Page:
Jul. 22nd, 2011

Once upon a time there were two savants and a simpleton. They all lived together in a tiny garret in Paris.

Henri was a technical genius. He could build any sort of machine, diagnose any disorder and solve all sorts of problems. He was a recognized expert in all of the sciences, and he was frequently asked to lecture at the best universities. Small wonder it was that Henri considered himself to be the smartest man alive. Yet, for all his gifts, Henri was poor and was forced to live in the crowded flat with the other two.

Guy was also a genius, but where Henri's gifts ran to the numerical and practical, Guy's were more philosophical. His powers of perception were unmatched, and his sense of aesthetics was the envy of artists and architects the world over. He could hold forth for hours on matters related to literary criticism, all while cooking a gourmet seven-course meal, beating four opponents at blindfolded chess, and painting a seascape that put the great masters to shame. Guy, quite understandably, believed himself to be the most intelligent person in the world, not Henri. But for some reason, Guy had no better fortune than Henri in matters financial, and he too was destitute.

Laurent made no claims to be a genius. He was really quite a simple fellow. When he worked, which was infrequently, he carried bricks in a wheelbarrow for his meager pay. The rest of the time, Laurent liked to sit by the banks of the River Seine and watch the world go by. The talk of intelligent and educated men was not for him; he preferred to sit, and not think, and smile, because despite his want of intellectual fortitude, Laurent was a happy man. He did not care that his poverty forced him to live in the undersized garret along with the two geniuses.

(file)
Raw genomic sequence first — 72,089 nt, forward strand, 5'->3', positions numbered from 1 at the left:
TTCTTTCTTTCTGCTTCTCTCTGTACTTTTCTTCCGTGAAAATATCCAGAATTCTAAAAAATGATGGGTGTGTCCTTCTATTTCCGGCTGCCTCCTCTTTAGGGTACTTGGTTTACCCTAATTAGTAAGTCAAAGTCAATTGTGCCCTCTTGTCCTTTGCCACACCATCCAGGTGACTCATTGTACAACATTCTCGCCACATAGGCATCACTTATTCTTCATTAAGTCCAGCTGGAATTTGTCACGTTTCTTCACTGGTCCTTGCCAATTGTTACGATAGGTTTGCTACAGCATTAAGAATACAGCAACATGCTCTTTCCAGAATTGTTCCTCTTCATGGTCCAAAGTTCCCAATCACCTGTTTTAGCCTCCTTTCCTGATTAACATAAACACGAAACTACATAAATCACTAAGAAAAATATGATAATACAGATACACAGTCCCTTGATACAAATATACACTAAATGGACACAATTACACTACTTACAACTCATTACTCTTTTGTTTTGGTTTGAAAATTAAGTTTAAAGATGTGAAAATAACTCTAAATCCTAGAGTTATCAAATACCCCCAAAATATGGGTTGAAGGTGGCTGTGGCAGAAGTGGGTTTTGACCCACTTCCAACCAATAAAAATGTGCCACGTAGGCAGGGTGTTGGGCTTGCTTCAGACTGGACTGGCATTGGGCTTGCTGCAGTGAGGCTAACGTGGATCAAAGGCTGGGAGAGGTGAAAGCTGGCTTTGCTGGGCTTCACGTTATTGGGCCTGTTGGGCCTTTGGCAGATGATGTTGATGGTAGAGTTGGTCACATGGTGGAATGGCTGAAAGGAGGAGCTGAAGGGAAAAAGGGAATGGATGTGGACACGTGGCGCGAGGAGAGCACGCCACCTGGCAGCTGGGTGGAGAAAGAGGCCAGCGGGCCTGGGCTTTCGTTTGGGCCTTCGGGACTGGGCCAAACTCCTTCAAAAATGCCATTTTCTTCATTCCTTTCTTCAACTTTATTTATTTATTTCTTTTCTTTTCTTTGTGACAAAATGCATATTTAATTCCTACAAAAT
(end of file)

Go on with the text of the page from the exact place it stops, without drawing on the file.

Henri and Guy did not get along with each other, and neither of them cared for Laurent. They were constantly feuding and arguing, except for Laurent who was too simple and too happy.

"How you can possibly think of yourself as a sensible man is beyond me, Guy," sneered Henri. "You have absolutely no head for numbers, and I suspect even knob-head over here could fix a flat tire before you could." Guy puffed up at this, of course, although simple Laurent merely smiled and nodded.

"It takes some nerve for a nincompoop such as you to dare challenge my intelligence," snorted Guy. "I doubt you'd know Manet from Monet, and I believe even cheese-for-brains Laurent has more insights into the human condition than do you!" Henri bridled, but poor dim Laurent only grinned. "I'd like some cheese to eat!" he declared.

Henri and Guy both viewed their moronic roommate with disgust. "Here, now," said Henri. "Surely we can agree that Laurent is the dimmest. Look at him, sitting there and drooling to himself."

"Yes, yes," replied Guy. "Why, even this story's narrator thinks he's moronic."

Henri frowned. "What?" he said.

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